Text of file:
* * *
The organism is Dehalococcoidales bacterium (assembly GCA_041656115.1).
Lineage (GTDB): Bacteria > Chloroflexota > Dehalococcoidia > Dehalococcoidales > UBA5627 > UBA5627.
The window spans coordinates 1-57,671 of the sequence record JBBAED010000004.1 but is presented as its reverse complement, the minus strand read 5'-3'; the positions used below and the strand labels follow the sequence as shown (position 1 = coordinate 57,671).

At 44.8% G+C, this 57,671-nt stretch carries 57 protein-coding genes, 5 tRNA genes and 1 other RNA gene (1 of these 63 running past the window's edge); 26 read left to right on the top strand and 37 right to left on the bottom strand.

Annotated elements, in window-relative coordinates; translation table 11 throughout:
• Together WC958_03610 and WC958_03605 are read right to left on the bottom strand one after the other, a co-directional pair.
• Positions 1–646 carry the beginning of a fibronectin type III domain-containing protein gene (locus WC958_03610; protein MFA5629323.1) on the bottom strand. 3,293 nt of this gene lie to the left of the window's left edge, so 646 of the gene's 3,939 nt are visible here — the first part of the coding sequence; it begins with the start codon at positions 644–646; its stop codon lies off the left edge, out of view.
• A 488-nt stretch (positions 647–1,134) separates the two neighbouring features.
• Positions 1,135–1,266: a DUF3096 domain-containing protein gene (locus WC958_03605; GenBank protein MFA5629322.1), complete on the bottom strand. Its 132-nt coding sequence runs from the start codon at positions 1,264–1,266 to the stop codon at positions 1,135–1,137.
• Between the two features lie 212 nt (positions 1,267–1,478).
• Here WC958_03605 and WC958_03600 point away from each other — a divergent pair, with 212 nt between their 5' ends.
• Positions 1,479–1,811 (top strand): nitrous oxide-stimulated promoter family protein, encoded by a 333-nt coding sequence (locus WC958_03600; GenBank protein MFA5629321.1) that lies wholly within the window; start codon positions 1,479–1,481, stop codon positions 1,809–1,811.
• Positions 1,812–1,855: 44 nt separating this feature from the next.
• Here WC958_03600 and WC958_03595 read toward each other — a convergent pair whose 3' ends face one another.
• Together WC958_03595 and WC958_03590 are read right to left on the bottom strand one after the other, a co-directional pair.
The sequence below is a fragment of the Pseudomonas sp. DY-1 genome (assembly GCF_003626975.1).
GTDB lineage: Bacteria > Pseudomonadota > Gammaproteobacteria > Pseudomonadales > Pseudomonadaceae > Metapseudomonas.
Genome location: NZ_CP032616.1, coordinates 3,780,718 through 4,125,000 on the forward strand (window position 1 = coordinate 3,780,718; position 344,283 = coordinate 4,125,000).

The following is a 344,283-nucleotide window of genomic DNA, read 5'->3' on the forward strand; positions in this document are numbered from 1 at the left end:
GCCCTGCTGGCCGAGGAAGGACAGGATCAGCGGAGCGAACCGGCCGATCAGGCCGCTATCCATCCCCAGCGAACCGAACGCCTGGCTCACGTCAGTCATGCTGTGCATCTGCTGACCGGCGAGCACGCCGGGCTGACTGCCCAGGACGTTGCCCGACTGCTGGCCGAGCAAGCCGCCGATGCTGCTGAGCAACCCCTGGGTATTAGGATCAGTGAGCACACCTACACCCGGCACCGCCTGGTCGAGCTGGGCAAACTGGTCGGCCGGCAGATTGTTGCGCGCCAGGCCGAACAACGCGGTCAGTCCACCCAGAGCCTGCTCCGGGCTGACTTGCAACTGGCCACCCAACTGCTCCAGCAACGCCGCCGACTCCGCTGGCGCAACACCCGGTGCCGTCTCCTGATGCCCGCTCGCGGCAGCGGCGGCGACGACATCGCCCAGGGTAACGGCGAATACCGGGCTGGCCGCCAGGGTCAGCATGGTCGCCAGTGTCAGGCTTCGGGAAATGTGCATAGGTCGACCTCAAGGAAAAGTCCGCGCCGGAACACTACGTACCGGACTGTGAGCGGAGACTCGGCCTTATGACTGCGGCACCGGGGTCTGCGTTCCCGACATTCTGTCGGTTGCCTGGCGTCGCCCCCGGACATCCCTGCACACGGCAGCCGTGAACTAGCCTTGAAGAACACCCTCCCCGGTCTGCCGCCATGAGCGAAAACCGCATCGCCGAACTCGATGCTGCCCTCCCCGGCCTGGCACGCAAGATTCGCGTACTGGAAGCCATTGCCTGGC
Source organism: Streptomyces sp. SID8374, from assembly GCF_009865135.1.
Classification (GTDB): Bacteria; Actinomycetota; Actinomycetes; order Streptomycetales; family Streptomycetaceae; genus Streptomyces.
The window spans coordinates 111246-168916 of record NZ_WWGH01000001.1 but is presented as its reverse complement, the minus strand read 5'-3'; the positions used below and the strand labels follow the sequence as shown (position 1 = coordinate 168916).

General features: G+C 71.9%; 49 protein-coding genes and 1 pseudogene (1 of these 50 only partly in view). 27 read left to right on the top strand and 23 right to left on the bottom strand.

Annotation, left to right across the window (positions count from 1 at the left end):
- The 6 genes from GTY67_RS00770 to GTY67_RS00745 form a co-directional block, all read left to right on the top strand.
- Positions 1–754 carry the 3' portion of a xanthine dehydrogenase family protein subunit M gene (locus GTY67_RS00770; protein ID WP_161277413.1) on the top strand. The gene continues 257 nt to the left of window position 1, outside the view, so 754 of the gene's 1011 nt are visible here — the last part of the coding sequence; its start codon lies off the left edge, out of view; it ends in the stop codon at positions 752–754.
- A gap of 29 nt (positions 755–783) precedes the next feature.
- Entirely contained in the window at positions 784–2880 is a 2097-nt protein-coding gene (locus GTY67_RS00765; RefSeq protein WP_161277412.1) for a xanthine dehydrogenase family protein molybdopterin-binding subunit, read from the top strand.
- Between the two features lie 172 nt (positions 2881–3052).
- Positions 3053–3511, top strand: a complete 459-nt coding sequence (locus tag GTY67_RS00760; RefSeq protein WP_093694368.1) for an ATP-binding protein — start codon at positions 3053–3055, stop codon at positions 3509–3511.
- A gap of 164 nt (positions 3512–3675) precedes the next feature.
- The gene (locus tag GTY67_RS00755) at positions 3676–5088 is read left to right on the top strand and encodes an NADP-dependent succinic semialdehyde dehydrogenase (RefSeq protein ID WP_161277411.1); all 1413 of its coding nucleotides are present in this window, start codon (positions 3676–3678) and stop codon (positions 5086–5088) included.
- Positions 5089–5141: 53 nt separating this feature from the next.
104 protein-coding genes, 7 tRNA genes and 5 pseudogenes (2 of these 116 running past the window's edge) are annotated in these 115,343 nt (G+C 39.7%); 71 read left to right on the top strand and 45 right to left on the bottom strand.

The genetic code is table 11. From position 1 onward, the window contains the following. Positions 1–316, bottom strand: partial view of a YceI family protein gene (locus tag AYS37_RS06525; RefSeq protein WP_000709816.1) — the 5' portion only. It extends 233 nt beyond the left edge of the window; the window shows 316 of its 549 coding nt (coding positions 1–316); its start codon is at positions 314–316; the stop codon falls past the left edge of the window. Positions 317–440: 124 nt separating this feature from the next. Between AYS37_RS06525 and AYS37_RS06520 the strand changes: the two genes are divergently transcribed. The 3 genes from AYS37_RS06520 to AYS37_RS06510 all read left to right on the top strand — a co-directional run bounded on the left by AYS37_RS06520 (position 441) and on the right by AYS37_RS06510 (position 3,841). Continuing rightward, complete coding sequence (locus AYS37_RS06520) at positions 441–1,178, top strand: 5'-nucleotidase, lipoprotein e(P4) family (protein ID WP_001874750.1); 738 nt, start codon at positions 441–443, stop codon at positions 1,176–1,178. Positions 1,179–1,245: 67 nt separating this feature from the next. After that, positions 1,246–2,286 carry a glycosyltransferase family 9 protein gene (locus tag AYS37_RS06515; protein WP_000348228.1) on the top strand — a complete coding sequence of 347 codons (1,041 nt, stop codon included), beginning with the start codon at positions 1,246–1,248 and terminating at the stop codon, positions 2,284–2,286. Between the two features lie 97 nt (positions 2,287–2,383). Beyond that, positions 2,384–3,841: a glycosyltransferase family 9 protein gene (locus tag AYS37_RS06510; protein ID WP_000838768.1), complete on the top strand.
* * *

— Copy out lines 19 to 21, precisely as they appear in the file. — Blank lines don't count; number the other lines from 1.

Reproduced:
The following is a 344,283-nucleotide window of genomic DNA, read 5'->3' on the forward strand; positions in this document are numbered from 1 at the left end:
GCCCTGCTGGCCGAGGAAGGACAGGATCAGCGGAGCGAACCGGCCGATCAGGCCGCTATCCATCCCCAGCGAACCGAACGCCTGGCTCACGTCAGTCATGCTGTGCATCTGCTGACCGGCGAGCACGCCGGGCTGACTGCCCAGGACGTTGCCCGACTGCTGGCCGAGCAAGCCGCCGATGCTGCTGAGCAACCCCTGGGTATTAGGATCAGTGAGCACACCTACACCCGGCACCGCCTGGTCGAGCTGGGCAAACTGGTCGGCCGGCAGATTGTTGCGCGCCAGGCCGAACAACGCGGTCAGTCCACCCAGAGCCTGCTCCGGGCTGACTTGCAACTGGCCACCCAACTGCTCCAGCAACGCCGCCGACTCCGCTGGCGCAACACCCGGTGCCGTCTCCTGATGCCCGCTCGCGGCAGCGGCGGCGACGACATCGCCCAGGGTAACGGCGAATACCGGGCTGGCCGCCAGGGTCAGCATGGTCGCCAGTGTCAGGCTTCGGGAAATGTGCATAGGTCGACCTCAAGGAAAAGTCCGCGCCGGAACACTACGTACCGGACTGTGAGCGGAGACTCGGCCTTATGACTGCGGCACCGGGGTCTGCGTTCCCGACATTCTGTCGGTTGCCTGGCGTCGCCCCCGGACATCCCTGCACACGGCAGCCGTGAACTAGCCTTGAAGAACACCCTCCCCGGTCTGCCGCCATGAGCGAAAACCGCATCGCCGAACTCGATGCTGCCCTCCCCGGCCTGGCACGCAAGATTCGCGTACTGGAAGCCATTGCCTGGC
Source organism: Streptomyces sp. SID8374, from assembly GCF_009865135.1.